Colorado’s New POWR ACT
Expands Standard For Sexual Harassment And Limits Use of Nondisclosure Provisions, Among Other Changes
On August 7, 2023, the Protecting Opportunities and Workers’ Rights Act (“POWR Act”) went into effect in Colorado. It applies to all Colorado employers and all employees working in Colorado. Among other requirements, the POWR Act significantly expands the type of conduct that constitutes unlawful harassment, prohibits discrimination based on marital status, adds additional employment record keeping requirements, and restricts the use of nondisclosure provisions.
Sexual Harassment Definition Expanded by The POWR Act
In enacting the POWR Act, the Colorado General Assembly declared that the long-standing “severe and pervasive” standard – initially crafted by the Federal courts to determine if harassment on the job rose to the level of unlawful discrimination – did not take into account the “realities of the workplace or the harm that workplace harassment causes.”
As a result, the POWR Act specifically rejects the “severe and pervasive” standard for proving unlawful workplace harassment in favor of a new, more lenient, standard. Specifically, the POWR Act defines harassment to mean “unwelcome physical or verbal conduct or any written, pictorial, or visual communication directed an individual or group of individuals because of .. membership in, or perceived membership in, a protected class … which conduct or communication is subjectively offensive to the individual alleging harassment and is objectively offensive to a reasonable individual who is a member of the same protected class.”
The POWR Act specifically states that the conduct or communication need not be “severe of pervasive” to constitute unlawful harassment but it does limit actionable claims to conduct or communication that (i) is an explicit or implicit term or condition of employment; (ii) is a basis for employment decisions affecting the complainant; or (iii) has the purpose or effect of unreasonably interfering with the complainant’s work performance or creates an intimidating, hostile or offensive environment.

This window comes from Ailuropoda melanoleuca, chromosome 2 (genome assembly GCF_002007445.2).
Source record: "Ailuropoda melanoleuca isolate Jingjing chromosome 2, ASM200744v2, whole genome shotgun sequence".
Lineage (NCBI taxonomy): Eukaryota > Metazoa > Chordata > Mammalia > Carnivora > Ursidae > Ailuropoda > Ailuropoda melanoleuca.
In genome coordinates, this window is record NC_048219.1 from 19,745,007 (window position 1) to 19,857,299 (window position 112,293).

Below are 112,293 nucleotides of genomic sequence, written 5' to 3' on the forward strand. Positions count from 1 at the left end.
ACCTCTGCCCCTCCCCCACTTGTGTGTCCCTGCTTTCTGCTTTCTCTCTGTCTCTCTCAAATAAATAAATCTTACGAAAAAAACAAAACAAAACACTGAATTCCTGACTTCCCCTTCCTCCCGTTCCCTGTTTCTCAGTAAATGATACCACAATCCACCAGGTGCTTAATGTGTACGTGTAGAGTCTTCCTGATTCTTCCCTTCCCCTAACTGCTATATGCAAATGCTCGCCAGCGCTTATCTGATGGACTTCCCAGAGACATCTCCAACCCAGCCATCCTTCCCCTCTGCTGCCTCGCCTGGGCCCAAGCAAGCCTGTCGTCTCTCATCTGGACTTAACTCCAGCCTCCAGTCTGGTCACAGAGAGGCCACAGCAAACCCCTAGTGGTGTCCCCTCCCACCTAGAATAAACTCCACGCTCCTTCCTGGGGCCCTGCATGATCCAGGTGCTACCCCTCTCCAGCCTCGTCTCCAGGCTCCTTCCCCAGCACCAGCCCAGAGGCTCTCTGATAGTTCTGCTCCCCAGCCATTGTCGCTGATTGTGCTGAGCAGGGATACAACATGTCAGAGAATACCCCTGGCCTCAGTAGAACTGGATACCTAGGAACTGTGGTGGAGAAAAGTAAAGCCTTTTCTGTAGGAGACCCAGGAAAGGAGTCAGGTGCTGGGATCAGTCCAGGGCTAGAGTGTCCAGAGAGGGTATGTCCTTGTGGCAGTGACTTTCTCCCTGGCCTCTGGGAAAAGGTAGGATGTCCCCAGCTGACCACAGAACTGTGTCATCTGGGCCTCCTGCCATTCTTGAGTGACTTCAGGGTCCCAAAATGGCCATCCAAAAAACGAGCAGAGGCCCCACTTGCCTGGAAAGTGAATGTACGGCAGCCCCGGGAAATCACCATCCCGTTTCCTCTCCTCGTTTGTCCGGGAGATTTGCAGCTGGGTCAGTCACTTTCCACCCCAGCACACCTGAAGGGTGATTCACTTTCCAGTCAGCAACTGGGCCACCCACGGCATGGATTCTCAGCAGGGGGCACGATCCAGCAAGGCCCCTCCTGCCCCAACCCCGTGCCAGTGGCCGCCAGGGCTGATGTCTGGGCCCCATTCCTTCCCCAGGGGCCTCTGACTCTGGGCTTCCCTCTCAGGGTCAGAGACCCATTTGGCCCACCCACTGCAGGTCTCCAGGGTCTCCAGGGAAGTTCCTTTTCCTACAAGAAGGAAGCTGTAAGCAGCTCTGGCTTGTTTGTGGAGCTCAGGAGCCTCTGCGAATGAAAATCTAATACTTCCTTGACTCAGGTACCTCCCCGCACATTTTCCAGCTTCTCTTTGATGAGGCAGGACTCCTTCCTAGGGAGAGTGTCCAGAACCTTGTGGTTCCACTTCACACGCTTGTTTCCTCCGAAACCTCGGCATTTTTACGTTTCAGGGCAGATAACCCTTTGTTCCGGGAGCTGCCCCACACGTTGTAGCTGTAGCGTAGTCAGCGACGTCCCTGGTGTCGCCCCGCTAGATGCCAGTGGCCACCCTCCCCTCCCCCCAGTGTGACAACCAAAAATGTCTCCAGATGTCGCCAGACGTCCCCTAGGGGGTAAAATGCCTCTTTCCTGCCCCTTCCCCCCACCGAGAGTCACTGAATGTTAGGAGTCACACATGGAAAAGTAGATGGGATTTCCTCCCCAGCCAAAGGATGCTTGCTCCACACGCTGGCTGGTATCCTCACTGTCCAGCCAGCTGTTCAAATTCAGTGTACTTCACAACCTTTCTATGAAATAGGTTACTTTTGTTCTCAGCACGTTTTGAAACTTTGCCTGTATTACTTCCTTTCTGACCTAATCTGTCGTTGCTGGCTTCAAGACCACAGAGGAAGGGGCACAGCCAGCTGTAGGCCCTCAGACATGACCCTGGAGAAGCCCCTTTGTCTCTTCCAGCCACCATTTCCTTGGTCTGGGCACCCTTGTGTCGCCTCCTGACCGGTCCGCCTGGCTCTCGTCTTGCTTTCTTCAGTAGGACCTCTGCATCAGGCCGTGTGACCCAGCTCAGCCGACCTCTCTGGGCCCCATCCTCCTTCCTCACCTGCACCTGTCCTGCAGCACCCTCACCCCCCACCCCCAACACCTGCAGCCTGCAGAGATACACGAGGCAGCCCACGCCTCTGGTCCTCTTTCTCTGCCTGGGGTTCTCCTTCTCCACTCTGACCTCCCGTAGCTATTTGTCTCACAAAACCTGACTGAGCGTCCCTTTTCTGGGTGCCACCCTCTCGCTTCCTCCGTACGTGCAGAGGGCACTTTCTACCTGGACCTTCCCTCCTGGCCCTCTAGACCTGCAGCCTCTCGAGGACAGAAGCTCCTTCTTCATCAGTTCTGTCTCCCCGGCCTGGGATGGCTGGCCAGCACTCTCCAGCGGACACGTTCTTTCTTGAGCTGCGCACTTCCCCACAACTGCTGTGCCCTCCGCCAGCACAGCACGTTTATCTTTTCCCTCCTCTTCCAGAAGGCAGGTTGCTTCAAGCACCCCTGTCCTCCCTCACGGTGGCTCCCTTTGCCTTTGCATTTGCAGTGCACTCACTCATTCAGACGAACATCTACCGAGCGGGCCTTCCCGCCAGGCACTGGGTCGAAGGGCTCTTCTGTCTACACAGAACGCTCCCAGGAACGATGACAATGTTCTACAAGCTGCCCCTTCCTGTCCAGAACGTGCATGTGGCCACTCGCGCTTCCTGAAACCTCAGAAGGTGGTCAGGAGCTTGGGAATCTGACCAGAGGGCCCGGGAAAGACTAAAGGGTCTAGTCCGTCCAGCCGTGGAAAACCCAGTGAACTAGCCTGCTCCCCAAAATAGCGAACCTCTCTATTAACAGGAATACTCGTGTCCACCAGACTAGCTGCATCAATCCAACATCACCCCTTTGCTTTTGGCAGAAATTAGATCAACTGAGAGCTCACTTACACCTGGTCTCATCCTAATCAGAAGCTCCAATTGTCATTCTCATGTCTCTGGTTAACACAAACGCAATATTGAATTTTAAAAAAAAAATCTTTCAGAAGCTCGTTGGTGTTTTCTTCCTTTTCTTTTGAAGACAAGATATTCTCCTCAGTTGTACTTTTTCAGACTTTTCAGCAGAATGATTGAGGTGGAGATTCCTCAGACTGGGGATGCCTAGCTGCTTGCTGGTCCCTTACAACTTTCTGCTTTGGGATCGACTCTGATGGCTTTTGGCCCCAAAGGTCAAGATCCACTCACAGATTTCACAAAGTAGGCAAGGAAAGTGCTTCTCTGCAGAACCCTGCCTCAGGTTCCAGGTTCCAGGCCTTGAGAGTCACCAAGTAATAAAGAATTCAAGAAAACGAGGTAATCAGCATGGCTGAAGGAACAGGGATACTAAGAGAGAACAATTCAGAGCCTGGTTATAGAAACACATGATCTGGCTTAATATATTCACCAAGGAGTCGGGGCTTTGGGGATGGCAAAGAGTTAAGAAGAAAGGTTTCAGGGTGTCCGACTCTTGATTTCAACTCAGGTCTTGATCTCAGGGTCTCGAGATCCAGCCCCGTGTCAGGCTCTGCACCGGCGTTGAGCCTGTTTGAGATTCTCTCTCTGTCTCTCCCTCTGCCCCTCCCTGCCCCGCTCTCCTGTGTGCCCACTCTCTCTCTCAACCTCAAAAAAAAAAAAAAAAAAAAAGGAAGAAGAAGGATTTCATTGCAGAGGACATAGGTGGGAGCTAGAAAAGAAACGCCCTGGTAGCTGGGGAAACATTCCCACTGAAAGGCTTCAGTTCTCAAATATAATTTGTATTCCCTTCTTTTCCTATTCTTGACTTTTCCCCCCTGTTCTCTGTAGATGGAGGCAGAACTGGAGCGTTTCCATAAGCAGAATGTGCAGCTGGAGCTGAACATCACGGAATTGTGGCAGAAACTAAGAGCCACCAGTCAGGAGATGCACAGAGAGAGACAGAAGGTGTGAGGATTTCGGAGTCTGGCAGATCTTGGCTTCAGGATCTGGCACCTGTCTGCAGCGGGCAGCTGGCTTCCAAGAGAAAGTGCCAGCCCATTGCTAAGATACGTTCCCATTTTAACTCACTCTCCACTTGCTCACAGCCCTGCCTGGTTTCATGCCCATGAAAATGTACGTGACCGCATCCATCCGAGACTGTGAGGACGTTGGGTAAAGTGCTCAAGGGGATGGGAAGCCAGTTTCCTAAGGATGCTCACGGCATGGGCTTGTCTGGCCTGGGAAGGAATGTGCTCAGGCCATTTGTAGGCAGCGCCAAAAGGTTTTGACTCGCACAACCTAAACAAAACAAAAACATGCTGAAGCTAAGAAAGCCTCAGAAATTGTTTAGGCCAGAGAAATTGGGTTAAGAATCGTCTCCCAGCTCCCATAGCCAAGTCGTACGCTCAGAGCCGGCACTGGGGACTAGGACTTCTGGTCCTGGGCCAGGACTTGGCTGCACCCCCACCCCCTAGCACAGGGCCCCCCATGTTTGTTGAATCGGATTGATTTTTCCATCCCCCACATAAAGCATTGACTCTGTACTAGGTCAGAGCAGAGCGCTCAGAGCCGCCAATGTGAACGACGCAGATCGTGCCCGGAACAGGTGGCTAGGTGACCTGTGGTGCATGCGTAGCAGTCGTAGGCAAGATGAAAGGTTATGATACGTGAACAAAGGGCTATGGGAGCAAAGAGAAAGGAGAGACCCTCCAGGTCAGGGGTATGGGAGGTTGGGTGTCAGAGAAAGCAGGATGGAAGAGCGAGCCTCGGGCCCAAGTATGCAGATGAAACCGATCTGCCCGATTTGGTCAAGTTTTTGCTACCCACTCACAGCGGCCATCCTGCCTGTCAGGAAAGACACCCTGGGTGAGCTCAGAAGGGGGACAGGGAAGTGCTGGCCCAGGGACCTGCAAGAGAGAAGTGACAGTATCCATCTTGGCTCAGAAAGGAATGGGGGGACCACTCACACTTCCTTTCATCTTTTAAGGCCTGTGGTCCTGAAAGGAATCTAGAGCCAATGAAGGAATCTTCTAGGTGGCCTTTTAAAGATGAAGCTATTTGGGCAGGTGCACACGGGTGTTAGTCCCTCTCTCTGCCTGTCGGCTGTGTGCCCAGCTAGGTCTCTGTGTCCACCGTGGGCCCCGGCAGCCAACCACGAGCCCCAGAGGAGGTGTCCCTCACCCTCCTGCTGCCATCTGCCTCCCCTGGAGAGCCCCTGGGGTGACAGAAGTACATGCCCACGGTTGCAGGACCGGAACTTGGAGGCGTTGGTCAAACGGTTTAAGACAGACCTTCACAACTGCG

This new, less stringent, standard will mean that more conduct will qualify as unlawful harassment under Colorado’s Anti-Discrimination Act and employees will find it easier to plead and prove harassment claims, including claims for sexual harassment. The POWR Act does note that, “petty slights, minor annoyances, and lack of good manners” generally will not constitute unlawful harassment.
POWR Act Additional Protections & Changes
Marital Status Is A New Protected Characteristic
In addition, the POWR Act added marital status to its list of protected characteristics upon which an employer may not discriminate, harass or take adverse action (such as race, sex, gender, sexual orientation, gender identity or expression, age, religion, and disability).
New Record Keeping Requirements